Do you like living out here, Iregene?”

Six of us were in a van riding from where we’d beached our kayaks to the hamlet of Hog Hammock, population 31, on Sapelo Island. Our driver lived there. His answer came as no surprise.

“Yes, I do,” said Iregene Grovner, 64. “Nobody bothers you out here. No need to lock your house. You can leave your keys in the vehicle. No crime. No police. No government.”

As we made our way down the one-lane road, its potholes hungry for gravel and the woods swampy and dark, I thought of the after-dinner campfire reading of the night before. We’d heard excerpts from “Rehearsal for Reconstruction,” a book about the effort to provide land to the Sea Islands’ freed slaves during and after the Civil War.

Sapelo Island and Hog Hammock are among the last remnants of those communities. We were lucky to be there. Given the tides of history and the fragility of barrier islands, we’d arrived not a moment too soon.

We’d just finished the second day of a five-day, four-night kayak excursion exploring a half-dozen of the hundred Sea Islands that stretch from Cape Hatteras to the northern end of Florida. The bigger and better-known of them (such as Hilton Head and St. Simons Island) are connected to the mainland by bridge or causeway. Many others are uninhabited, sparsely settled or wildlife refuges reachable only by water. That’s how we had gotten to Sapelo.

The trip, in late November, was run by Upstream Alliance, an environmental education nonprofit in Annapolis. The two dozen paddlers included scientists, educators, photojournalists, board members, donors and a few people (including me) who had done volunteer work for the organization. One of the things Upstream Alliance does is promote public access to waterways, and one of the purposes of the trip was to see how much of that there was on this section of the 300-mile-long Sea Islands chain.

A co-sponsor of the trip was conservationist Wendy Paulson, who with her husband, former Treasury Secretary Henry Paulson, owns Little St. Simons Island, an “eco-resort” with seven miles of beach and 11,000 acres of undeveloped land. It was our destination; we’d been given permission to camp there.

“We’d like to develop a reservation camping program. This trip was a step in that direction,” she said when it was over.

Saltwater kayak touring requires meticulous planning, knowledge of tides and currents, and the ability to read the weather. Luckily, we were led by Don Baugh, Upstream Alliance’s head, who ran trips for the Chesapeake Bay Foundation for 30 years.

We began at a public landing on Harris Neck, Ga., about an hour and 45 minutes north of Jacksonville, Fla. After loading the kayaks and three support skiffs, we headed down the Wahoo River for a half-day paddle to St. Catherines Island.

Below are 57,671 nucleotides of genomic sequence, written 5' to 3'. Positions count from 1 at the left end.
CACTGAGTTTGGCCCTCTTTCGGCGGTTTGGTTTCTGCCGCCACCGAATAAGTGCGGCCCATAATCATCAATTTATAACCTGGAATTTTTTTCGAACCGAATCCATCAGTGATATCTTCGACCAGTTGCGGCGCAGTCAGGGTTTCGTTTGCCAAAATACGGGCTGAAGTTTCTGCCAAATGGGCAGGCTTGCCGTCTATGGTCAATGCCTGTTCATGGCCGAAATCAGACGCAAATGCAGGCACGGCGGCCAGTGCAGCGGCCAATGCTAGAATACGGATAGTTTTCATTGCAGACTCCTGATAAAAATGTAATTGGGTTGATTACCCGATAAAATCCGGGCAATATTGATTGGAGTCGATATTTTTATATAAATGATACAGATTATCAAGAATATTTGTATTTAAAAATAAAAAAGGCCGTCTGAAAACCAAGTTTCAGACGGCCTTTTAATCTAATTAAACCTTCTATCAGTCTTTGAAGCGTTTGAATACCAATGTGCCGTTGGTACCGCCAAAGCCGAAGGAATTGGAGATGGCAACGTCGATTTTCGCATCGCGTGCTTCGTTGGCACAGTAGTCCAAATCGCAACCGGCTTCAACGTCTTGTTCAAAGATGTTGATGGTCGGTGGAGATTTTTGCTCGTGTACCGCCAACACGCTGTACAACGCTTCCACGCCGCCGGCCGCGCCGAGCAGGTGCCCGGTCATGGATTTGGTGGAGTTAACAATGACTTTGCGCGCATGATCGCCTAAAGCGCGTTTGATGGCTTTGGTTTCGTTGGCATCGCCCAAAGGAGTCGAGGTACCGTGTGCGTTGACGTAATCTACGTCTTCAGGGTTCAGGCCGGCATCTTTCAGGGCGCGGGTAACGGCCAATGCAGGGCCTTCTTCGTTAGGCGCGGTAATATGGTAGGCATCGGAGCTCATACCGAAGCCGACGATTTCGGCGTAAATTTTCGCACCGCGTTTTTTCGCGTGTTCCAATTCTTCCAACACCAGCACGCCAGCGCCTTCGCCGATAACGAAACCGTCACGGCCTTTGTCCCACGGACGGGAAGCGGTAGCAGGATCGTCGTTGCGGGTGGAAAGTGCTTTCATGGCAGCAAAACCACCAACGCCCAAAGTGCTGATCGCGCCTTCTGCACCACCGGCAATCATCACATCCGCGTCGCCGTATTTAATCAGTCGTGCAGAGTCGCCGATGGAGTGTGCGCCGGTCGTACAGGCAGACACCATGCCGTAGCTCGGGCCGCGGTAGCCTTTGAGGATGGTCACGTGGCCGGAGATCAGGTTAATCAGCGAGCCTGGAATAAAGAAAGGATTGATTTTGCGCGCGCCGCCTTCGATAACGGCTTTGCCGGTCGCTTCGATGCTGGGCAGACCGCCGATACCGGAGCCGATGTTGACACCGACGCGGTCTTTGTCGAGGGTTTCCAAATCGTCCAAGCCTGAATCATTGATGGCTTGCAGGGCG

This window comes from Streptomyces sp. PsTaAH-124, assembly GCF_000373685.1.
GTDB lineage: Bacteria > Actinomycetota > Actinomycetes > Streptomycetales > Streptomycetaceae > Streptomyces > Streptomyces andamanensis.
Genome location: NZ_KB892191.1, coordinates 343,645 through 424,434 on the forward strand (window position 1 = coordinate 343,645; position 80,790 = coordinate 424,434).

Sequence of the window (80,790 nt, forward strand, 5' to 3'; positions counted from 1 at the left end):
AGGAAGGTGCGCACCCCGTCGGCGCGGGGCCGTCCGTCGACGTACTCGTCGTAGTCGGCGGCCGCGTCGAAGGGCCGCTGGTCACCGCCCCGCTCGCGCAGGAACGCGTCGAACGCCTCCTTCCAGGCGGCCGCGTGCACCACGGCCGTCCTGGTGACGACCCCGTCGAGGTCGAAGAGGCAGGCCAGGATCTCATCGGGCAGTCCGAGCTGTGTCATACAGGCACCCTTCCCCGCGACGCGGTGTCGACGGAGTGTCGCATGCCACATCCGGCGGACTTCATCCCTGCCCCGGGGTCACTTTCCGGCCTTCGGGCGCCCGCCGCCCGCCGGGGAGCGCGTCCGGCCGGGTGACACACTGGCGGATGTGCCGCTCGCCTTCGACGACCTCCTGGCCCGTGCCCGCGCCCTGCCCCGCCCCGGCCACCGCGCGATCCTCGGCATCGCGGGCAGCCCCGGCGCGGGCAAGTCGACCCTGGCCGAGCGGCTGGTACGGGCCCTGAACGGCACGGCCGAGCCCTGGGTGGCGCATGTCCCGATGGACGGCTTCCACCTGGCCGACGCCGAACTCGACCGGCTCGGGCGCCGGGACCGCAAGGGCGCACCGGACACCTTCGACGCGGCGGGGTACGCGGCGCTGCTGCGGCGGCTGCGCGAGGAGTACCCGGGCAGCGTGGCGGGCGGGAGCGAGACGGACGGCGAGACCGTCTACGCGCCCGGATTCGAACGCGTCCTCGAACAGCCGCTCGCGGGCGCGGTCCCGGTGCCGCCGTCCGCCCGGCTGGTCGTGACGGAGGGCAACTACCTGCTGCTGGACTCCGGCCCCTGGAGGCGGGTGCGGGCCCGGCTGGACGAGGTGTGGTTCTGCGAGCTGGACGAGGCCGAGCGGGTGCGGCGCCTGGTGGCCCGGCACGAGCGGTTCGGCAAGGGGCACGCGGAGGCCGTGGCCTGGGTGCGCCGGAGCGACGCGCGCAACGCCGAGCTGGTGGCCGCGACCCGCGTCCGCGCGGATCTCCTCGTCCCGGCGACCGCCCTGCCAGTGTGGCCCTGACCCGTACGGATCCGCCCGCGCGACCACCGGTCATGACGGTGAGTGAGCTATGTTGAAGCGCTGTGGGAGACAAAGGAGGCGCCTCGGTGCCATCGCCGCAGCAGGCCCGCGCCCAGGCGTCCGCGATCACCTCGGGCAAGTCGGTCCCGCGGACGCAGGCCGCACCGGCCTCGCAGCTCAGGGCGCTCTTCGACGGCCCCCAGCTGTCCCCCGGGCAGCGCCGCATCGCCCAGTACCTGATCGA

The Sea Islands aren’t like the rocky, forested knobs that dot the New England coast. They’re low, fragile accumulations of sand and marsh, bounded and bisected by creeks and inlets through which a prodigious volume of water flows each day. On the day we left, the tide rose and fell 6 1/2 feet — three times the range of Chesapeake Bay, and close to that of southern Maine.

We covered 8 1/2 miles in less than two hours, swept along by the outgoing tide and wind. The afternoon light turned the marsh gold. Wintering birds entertained us. Over the course of the trip we saw many species — ospreys, bald eagles, marsh hawks, great blue herons, ibises, egrets, Wilson’s plovers, a merlin, a wood stork, and numberless gulls and shore birds.

We arrived at the southern end of St. Catherines with just enough time to make camp.

In Georgia, it’s legal to camp on many islands below the average high tide point. Our trip was exquisitely timed to make the most of this. Our home for the night was a tongue of sand with river on one side and a tidal slough on the other. There wasn’t a sprig of grass in sight. Clearly, the place was often covered by water.

However, the moon was only half full, so the tides wouldn’t be extreme. Baugh was confident we’d stay dry, even if a number of us weren’t.

We found the wrack line where the last high tide had deposited debris and set up our tents along it. They looked like vertebrae sticking out of a buried carcass.

Before the sun set we had time to walk down the beach and see real carcasses.

Three pilot whales had beached and died two months earlier in a stranding that killed 21 animals in all. Their backbones were half-buried; the ribs protruded like stripped branches of washed-ashore trees. The heads had been carried off by biologists who did necropsies in search of a cause of the deaths. (It’s still undetermined.) Two months before the stranding, about 50 pilot whales had come ashore on St. Simons Island. Beachgoers, pulling them to deep water, saved all but three.

We returned to the campsite and, after dinner, sat around a fire and listened to a reading about the history of the islands. Then we went to sleep.

As it turned out, we stayed dry. Nevertheless, our good fortune was a warning. On the Sea Islands, residence is impermanent. People rent or occupy; nature owns and repossesses.